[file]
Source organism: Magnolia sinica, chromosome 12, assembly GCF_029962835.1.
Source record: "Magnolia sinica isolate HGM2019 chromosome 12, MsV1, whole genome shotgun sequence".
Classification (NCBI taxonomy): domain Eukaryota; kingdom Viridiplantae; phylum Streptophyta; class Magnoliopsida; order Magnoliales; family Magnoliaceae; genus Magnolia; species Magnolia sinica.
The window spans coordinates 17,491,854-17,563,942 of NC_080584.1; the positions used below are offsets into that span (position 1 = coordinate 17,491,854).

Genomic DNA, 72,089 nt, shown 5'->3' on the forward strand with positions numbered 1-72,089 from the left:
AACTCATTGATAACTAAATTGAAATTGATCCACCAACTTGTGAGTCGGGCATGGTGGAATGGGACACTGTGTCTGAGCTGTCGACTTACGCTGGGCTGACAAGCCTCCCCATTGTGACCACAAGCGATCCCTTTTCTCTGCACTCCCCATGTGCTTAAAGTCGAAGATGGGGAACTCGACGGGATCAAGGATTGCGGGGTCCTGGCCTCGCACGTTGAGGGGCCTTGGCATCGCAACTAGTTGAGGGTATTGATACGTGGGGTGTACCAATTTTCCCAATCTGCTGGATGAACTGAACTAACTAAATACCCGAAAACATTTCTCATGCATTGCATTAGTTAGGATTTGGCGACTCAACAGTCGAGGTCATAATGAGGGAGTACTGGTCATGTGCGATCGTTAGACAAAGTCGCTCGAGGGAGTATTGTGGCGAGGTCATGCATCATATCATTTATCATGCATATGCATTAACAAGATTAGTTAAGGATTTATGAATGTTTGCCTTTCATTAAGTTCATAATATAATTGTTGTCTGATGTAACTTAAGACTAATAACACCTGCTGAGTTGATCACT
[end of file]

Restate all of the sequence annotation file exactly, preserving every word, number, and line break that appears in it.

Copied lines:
Source organism: Magnolia sinica, chromosome 12, assembly GCF_029962835.1.
Source record: "Magnolia sinica isolate HGM2019 chromosome 12, MsV1, whole genome shotgun sequence".
Classification (NCBI taxonomy): domain Eukaryota; kingdom Viridiplantae; phylum Streptophyta; class Magnoliopsida; order Magnoliales; family Magnoliaceae; genus Magnolia; species Magnolia sinica.
The window spans coordinates 17,491,854-17,563,942 of NC_080584.1; the positions used below are offsets into that span (position 1 = coordinate 17,491,854).

Genomic DNA, 72,089 nt, shown 5'->3' on the forward strand with positions numbered 1-72,089 from the left:
AACTCATTGATAACTAAATTGAAATTGATCCACCAACTTGTGAGTCGGGCATGGTGGAATGGGACACTGTGTCTGAGCTGTCGACTTACGCTGGGCTGACAAGCCTCCCCATTGTGACCACAAGCGATCCCTTTTCTCTGCACTCCCCATGTGCTTAAAGTCGAAGATGGGGAACTCGACGGGATCAAGGATTGCGGGGTCCTGGCCTCGCACGTTGAGGGGCCTTGGCATCGCAACTAGTTGAGGGTATTGATACGTGGGGTGTACCAATTTTCCCAATCTGCTGGATGAACTGAACTAACTAAATACCCGAAAACATTTCTCATGCATTGCATTAGTTAGGATTTGGCGACTCAACAGTCGAGGTCATAATGAGGGAGTACTGGTCATGTGCGATCGTTAGACAAAGTCGCTCGAGGGAGTATTGTGGCGAGGTCATGCATCATATCATTTATCATGCATATGCATTAACAAGATTAGTTAAGGATTTATGAATGTTTGCCTTTCATTAAGTTCATAATATAATTGTTGTCTGATGTAACTTAAGACTAATAACACCTGCTGAGTTGATCACT